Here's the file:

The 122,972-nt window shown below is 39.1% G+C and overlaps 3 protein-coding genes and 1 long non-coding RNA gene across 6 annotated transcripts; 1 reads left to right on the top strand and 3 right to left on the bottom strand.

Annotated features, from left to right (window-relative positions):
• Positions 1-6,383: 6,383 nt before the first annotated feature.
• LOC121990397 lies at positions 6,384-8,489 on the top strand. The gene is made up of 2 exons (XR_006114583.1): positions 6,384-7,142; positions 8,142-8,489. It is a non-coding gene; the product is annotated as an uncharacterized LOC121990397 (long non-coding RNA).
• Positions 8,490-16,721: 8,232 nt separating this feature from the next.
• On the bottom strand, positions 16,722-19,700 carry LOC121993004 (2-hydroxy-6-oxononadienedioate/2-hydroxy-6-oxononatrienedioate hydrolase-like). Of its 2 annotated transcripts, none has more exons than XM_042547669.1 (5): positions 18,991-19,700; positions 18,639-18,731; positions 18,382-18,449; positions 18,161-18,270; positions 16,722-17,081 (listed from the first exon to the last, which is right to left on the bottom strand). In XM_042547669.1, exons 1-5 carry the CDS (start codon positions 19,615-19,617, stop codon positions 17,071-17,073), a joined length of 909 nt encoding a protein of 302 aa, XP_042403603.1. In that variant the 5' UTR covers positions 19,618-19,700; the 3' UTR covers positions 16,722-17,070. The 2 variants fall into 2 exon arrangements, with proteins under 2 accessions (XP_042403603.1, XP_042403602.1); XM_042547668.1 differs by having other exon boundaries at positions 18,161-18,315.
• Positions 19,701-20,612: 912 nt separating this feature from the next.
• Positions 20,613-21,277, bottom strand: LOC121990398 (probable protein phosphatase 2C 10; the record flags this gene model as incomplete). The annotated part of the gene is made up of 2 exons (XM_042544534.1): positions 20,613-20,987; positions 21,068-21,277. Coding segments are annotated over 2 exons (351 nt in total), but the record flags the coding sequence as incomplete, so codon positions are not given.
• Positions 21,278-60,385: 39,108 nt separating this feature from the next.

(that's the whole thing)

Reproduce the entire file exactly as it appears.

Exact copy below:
The 122,972-nt window shown below is 39.1% G+C and overlaps 3 protein-coding genes and 1 long non-coding RNA gene across 6 annotated transcripts; 1 reads left to right on the top strand and 3 right to left on the bottom strand.

Annotated features, from left to right (window-relative positions):
• Positions 1-6,383: 6,383 nt before the first annotated feature.
• LOC121990397 lies at positions 6,384-8,489 on the top strand. The gene is made up of 2 exons (XR_006114583.1): positions 6,384-7,142; positions 8,142-8,489. It is a non-coding gene; the product is annotated as an uncharacterized LOC121990397 (long non-coding RNA).
• Positions 8,490-16,721: 8,232 nt separating this feature from the next.
• On the bottom strand, positions 16,722-19,700 carry LOC121993004 (2-hydroxy-6-oxononadienedioate/2-hydroxy-6-oxononatrienedioate hydrolase-like). Of its 2 annotated transcripts, none has more exons than XM_042547669.1 (5): positions 18,991-19,700; positions 18,639-18,731; positions 18,382-18,449; positions 18,161-18,270; positions 16,722-17,081 (listed from the first exon to the last, which is right to left on the bottom strand). In XM_042547669.1, exons 1-5 carry the CDS (start codon positions 19,615-19,617, stop codon positions 17,071-17,073), a joined length of 909 nt encoding a protein of 302 aa, XP_042403603.1. In that variant the 5' UTR covers positions 19,618-19,700; the 3' UTR covers positions 16,722-17,070. The 2 variants fall into 2 exon arrangements, with proteins under 2 accessions (XP_042403603.1, XP_042403602.1); XM_042547668.1 differs by having other exon boundaries at positions 18,161-18,315.
• Positions 19,701-20,612: 912 nt separating this feature from the next.
• Positions 20,613-21,277, bottom strand: LOC121990398 (probable protein phosphatase 2C 10; the record flags this gene model as incomplete). The annotated part of the gene is made up of 2 exons (XM_042544534.1): positions 20,613-20,987; positions 21,068-21,277. Coding segments are annotated over 2 exons (351 nt in total), but the record flags the coding sequence as incomplete, so codon positions are not given.
• Positions 21,278-60,385: 39,108 nt separating this feature from the next.